Over 200 primary school students screamed with delight and wonder when a Tyrannosaurus Rex roared its way into the Digicel IMAX cinema at the recent launch of the two newest educational 3D films in the Atlantic Ultimate Field Trip – “Dinosaurs Alive” and “Waking the T. Rex – The Story of Sue”.
The “creature”, nicknamed “Rexie”, was actually a 4 metre long human-controlled dinosaur replica, realistically detailed, complete with a growl and a powerful tail sweeping to and fro.
Toni Sirju-Ramnarine, Atlantic’s Vice-President of Corporate Operations explained that Rexie was intended to be an auxiliary learning tool about the pre-historic creatures that are “brought back to life” via realistic 3D animation in the two educational films.
“With Rexie, Atlantic aims to help the children of Trinidad and Tobago learn about evolutionary history by having an exciting model of what a dinosaur may have looked like,” Sirju-Ramnarine said. “Through this innovative approach, students can become appreciative of dinosaurs’ role in our history, helping to foster their respect for other extinct species, or endangered species like our very own leatherback turtles.”
Students from Belmont Boys RC, Cocorite Government, St. Crispin’s Anglican, Eastern Girls Government and Diamond Vale Government were present for the launch. Also on hand to share the children’s awe of Rexie were Atlantic Sport Ambassadors George Bovell III, Sunil Narine and Merissa Aguilleira.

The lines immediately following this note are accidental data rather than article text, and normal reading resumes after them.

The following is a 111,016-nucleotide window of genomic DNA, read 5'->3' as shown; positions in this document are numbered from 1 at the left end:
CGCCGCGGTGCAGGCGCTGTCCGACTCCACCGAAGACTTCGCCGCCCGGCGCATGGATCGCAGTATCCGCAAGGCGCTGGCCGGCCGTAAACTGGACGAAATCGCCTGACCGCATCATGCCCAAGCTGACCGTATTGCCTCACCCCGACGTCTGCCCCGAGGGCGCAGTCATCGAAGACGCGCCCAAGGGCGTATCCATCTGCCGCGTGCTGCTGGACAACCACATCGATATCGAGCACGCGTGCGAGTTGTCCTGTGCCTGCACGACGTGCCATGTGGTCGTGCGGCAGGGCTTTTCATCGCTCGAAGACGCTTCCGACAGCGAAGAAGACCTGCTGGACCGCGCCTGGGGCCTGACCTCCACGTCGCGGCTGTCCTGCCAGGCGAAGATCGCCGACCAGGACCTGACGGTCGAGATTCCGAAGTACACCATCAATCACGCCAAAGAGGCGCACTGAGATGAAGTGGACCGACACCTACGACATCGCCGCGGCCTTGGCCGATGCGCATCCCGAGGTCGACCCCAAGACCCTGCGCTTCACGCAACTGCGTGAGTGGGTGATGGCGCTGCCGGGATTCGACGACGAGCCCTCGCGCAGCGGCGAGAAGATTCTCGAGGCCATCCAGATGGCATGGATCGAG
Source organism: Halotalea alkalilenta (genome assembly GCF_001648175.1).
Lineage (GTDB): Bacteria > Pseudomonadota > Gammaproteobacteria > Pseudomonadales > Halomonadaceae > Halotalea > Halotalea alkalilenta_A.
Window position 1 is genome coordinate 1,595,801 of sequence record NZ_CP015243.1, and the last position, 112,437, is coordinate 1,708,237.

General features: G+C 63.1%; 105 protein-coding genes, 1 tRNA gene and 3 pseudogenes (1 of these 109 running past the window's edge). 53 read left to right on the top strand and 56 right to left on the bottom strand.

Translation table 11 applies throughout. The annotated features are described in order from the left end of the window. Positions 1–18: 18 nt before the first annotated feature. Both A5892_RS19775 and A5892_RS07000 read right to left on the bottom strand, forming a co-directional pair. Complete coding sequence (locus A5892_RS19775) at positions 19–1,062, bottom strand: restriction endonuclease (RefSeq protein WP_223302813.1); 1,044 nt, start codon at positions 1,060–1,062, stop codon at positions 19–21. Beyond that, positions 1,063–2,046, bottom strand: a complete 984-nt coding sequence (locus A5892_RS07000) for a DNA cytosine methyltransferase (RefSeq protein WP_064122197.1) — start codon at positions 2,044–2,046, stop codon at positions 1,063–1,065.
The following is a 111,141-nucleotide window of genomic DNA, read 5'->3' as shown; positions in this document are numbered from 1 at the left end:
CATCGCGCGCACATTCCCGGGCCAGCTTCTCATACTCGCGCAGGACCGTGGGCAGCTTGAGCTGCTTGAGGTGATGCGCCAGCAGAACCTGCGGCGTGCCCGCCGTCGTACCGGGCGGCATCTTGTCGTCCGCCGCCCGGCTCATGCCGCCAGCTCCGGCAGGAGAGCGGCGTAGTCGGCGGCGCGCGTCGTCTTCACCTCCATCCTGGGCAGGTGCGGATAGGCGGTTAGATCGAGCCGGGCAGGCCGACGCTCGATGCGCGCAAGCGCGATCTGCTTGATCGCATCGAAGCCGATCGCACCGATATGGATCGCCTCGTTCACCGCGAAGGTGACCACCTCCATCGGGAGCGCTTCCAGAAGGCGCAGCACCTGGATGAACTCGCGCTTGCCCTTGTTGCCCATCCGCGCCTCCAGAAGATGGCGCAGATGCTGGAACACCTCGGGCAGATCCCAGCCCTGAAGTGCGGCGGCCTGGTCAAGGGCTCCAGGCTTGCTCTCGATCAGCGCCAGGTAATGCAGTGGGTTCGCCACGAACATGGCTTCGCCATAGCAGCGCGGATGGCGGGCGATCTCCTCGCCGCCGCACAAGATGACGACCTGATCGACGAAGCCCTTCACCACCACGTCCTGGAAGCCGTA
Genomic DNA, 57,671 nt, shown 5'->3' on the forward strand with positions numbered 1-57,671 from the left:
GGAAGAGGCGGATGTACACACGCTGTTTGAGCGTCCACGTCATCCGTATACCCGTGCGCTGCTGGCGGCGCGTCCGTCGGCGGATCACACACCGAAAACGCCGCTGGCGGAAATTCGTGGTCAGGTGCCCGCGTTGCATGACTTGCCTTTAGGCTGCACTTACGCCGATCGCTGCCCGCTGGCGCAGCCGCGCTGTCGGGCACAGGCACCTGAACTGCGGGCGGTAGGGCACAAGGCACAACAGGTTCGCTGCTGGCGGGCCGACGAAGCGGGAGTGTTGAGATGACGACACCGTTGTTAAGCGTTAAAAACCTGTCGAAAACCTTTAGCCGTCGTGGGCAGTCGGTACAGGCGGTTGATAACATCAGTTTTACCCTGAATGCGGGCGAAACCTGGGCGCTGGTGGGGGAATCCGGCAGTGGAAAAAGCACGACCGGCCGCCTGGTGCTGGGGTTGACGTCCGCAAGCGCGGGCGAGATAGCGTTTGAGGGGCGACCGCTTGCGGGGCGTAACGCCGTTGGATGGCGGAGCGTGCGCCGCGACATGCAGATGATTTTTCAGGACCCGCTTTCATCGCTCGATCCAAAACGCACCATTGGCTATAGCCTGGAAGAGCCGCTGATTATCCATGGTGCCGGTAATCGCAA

Students and teachers alike were also fascinated by the presentation made by Dr. Brent Wilson, senior lecturer in Paleontology and Sedimentology in the Petroleum Geosciences Programme at the University of the West Indies’ Department of Chemical Engineering. Dr. Wilson shared colorful images of the different dinosaur species and engrossing details about their original habitats. He also advised the children about how they too could become paleontologists, a career which would need them to study biology, chemistry and geology.
The documentary “Dinosaurs Alive!” follows paleontologists from the American Museum of Natural History (AMNH) as they track dinosaur remains, specimens and fossils in Mongolia’s Gobi Desert and New Mexico’s Ghost Ranch, a retreat and education centre dedicated to the study of geology, fossils and dinosaurs. The film used computer-generated animation to vividly illustrate how fossils discovered may have looked as dinosaurs.
“Waking the T. Rex: The Story of Sue” tracks the story of the largest Tyrannosaurus Rex fossil ever found. Named after paleontologist Sue Hendrickson, the 67 million year old skeleton has toured the world, and in 2010 was brought to Trinidad by Atlantic.
The Atlantic Ultimate Field Trip was launched in 2011 and since then, approximately 60,000 students from schools across Trinidad and Tobago have participated in the educational initiative sponsored by Atlantic at the Digicel IMAX cinema. The programme seeks to stimulate innovation and creative thinking through IMAX 3D film technology, supplementing class-room teaching by allowing students to visualize diverse environments across the planet, from the depths of the oceans to outer space.
Toni Sirju-Ramnarine, Atlantic’s Vice-President of Corporate Operations cautiously approaches “Rexie”, a Tyrannosaurus Rex that stomped its way into the Digicel IMAX cinema at the recent launch of the two newest educational 3D films in the Atlantic Ultimate Field Trip – “Dinosaurs Alive” and “Waking the T. Rex – The Story of Sue”.